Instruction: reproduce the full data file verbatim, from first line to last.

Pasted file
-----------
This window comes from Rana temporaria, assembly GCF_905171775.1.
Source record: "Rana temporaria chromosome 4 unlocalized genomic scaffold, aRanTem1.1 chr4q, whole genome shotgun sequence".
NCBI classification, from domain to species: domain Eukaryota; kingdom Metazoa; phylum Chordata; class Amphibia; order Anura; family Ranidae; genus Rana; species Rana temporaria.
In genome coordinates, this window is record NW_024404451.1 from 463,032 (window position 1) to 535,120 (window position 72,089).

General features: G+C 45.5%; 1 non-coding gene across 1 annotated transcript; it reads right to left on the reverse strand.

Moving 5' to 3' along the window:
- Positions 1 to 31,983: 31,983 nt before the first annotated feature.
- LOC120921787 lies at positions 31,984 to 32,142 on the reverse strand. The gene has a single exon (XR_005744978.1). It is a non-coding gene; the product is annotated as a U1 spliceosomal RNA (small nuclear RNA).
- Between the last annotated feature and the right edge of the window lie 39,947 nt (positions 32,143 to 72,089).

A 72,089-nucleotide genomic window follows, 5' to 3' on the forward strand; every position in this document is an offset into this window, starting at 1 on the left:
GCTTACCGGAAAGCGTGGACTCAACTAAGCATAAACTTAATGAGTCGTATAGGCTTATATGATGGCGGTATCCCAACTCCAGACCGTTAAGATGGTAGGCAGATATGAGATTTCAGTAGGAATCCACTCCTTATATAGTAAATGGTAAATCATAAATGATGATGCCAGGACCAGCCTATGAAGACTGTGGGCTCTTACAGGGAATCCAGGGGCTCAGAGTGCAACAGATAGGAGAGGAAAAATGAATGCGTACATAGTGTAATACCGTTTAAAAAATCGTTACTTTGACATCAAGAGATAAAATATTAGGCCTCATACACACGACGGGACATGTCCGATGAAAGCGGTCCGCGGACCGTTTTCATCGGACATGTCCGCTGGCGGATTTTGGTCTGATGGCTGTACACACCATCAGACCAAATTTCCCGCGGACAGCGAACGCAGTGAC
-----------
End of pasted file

This window comes from Rana temporaria, assembly GCF_905171775.1.
Source record: "Rana temporaria chromosome 4 unlocalized genomic scaffold, aRanTem1.1 chr4q, whole genome shotgun sequence".
NCBI classification, from domain to species: domain Eukaryota; kingdom Metazoa; phylum Chordata; class Amphibia; order Anura; family Ranidae; genus Rana; species Rana temporaria.
In genome coordinates, this window is record NW_024404451.1 from 463,032 (window position 1) to 535,120 (window position 72,089).

General features: G+C 45.5%; 1 non-coding gene across 1 annotated transcript; it reads right to left on the reverse strand.

Moving 5' to 3' along the window:
- Positions 1 to 31,983: 31,983 nt before the first annotated feature.
- LOC120921787 lies at positions 31,984 to 32,142 on the reverse strand. The gene has a single exon (XR_005744978.1). It is a non-coding gene; the product is annotated as a U1 spliceosomal RNA (small nuclear RNA).
- Between the last annotated feature and the right edge of the window lie 39,947 nt (positions 32,143 to 72,089).

A 72,089-nucleotide genomic window follows, 5' to 3' on the forward strand; every position in this document is an offset into this window, starting at 1 on the left:
GCTTACCGGAAAGCGTGGACTCAACTAAGCATAAACTTAATGAGTCGTATAGGCTTATATGATGGCGGTATCCCAACTCCAGACCGTTAAGATGGTAGGCAGATATGAGATTTCAGTAGGAATCCACTCCTTATATAGTAAATGGTAAATCATAAATGATGATGCCAGGACCAGCCTATGAAGACTGTGGGCTCTTACAGGGAATCCAGGGGCTCAGAGTGCAACAGATAGGAGAGGAAAAATGAATGCGTACATAGTGTAATACCGTTTAAAAAATCGTTACTTTGACATCAAGAGATAAAATATTAGGCCTCATACACACGACGGGACATGTCCGATGAAAGCGGTCCGCGGACCGTTTTCATCGGACATGTCCGCTGGCGGATTTTGGTCTGATGGCTGTACACACCATCAGACCAAATTTCCCGCGGACAGCGAACGCAGTGAC